Can we get a drum roll please?
The District's Office of Campaign Finance has released its findings on the activities of Harry Thomas Jr., the former councilman who resigned from his seat in January and pleaded guilty to two charges related to stealing money from the city.
The finding? None, really. The case was administratively closed because the key players had already pleaded guilty to the related charges and were cooperating with federal investigators.
"In view of the fact that Mr. Thomas and witnesses [Marshall] Banks and [James] Garvin are awaiting sentencing on felony convictions, there is no likelihood of them becoming available for hearings required for the adjudication of this matter," the report states. "Moreover, the Office of Campaign Finance presently lacks the authority to proceed with the investigation of alleged violations of the District of Columbia Conflict of Interest laws."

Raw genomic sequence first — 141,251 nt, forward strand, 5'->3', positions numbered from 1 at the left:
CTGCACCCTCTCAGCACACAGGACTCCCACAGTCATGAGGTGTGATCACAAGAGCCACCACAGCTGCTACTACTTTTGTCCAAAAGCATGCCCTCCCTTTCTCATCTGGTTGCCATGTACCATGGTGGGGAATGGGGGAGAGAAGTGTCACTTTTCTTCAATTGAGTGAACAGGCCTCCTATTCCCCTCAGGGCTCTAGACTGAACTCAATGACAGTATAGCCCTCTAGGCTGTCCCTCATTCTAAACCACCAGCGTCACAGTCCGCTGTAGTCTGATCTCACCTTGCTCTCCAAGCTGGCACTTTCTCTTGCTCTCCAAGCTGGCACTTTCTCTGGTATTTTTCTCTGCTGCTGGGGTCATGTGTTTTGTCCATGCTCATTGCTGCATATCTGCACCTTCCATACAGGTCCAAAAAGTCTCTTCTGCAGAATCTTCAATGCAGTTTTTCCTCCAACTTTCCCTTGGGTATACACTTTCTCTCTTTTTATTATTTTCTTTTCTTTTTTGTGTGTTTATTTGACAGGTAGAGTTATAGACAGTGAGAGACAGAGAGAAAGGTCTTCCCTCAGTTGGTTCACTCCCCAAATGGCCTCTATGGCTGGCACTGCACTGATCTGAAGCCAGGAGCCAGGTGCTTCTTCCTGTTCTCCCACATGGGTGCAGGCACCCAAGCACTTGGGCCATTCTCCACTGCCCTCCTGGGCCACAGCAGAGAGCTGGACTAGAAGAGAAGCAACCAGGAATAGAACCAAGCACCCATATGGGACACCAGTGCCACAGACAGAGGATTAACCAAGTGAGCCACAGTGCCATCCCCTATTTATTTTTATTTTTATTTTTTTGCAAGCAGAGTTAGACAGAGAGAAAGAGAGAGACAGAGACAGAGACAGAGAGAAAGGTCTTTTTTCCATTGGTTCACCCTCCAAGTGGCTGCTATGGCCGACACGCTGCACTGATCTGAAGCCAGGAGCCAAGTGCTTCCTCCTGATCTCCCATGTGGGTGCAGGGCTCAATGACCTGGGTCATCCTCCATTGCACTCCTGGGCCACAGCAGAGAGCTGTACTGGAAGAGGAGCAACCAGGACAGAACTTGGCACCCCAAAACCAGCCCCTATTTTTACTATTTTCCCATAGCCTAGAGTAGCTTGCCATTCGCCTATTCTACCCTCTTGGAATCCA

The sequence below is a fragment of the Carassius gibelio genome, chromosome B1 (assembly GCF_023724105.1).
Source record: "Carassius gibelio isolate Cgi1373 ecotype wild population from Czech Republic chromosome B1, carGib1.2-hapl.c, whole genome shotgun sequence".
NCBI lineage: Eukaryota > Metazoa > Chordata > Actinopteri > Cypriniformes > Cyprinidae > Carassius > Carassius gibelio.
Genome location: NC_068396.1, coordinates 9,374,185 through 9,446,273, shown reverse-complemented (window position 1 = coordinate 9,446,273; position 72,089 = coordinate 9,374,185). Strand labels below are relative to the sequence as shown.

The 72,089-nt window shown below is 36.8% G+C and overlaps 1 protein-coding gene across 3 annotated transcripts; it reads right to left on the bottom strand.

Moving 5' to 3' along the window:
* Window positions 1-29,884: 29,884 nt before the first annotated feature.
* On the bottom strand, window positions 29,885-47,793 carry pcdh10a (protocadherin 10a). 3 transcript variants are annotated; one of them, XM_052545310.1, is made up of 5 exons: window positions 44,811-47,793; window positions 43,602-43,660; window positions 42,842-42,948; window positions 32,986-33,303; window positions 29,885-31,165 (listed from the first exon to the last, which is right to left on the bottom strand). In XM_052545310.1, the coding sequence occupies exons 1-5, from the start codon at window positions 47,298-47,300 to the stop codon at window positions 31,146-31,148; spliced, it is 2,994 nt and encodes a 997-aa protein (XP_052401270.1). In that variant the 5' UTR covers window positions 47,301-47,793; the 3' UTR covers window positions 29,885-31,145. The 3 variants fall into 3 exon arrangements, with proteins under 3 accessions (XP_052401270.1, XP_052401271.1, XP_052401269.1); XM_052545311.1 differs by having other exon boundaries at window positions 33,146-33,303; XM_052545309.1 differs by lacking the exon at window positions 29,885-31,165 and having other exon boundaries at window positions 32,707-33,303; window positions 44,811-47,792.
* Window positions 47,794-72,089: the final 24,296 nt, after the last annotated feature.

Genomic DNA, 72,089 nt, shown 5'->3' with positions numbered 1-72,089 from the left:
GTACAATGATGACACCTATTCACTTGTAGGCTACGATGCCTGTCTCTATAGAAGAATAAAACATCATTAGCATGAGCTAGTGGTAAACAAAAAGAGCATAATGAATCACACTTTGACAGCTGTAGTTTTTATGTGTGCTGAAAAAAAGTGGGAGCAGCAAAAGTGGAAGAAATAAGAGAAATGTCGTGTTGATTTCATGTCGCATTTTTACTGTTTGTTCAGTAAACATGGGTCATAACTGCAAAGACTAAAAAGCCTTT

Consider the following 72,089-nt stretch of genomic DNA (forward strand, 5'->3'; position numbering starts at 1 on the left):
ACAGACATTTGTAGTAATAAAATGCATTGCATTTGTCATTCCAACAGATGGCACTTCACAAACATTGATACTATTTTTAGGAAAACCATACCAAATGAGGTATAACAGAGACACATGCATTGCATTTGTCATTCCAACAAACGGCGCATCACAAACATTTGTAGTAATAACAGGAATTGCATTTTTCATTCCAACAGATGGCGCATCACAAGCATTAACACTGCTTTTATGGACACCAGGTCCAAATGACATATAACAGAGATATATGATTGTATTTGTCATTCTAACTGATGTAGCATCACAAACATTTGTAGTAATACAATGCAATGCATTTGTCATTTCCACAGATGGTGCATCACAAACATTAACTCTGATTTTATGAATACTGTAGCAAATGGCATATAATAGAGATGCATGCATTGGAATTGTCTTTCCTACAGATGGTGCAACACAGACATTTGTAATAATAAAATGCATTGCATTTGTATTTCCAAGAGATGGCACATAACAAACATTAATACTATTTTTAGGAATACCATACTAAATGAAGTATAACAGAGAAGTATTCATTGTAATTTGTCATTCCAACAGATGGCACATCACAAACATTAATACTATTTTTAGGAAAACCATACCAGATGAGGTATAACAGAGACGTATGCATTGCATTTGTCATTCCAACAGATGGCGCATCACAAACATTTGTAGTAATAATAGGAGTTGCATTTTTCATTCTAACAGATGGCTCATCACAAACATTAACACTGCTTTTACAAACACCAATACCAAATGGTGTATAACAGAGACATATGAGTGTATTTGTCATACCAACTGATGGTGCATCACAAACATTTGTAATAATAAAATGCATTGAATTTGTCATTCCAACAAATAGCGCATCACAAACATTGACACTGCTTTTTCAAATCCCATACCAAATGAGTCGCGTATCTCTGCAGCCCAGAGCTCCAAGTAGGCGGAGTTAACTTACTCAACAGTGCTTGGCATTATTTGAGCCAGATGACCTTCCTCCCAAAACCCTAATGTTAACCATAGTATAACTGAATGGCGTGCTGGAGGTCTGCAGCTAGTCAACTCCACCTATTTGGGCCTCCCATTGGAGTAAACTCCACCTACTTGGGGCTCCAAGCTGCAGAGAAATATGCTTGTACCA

Thomas pleaded guilty on Jan. 6 to stealing more than $300,000 from the city in funds meant for youth sports camps. The plea could land him with up to four years in prison; his sentencing is scheduled for May.
According to prosecutors, Thomas approached Langston 21 founder Banks and Garvin about directing $400,000 in city grant money to the nonprofit to spend on youth baseball programs. Thomas said he needed a nonprofit to direct the money to his entities Team Thomas and HLT Development so that money could be spent in his Ward 5.
Ultimately, a fraction of that money actually went to the programs. Thomas successfully directed most of the money back to his pocket.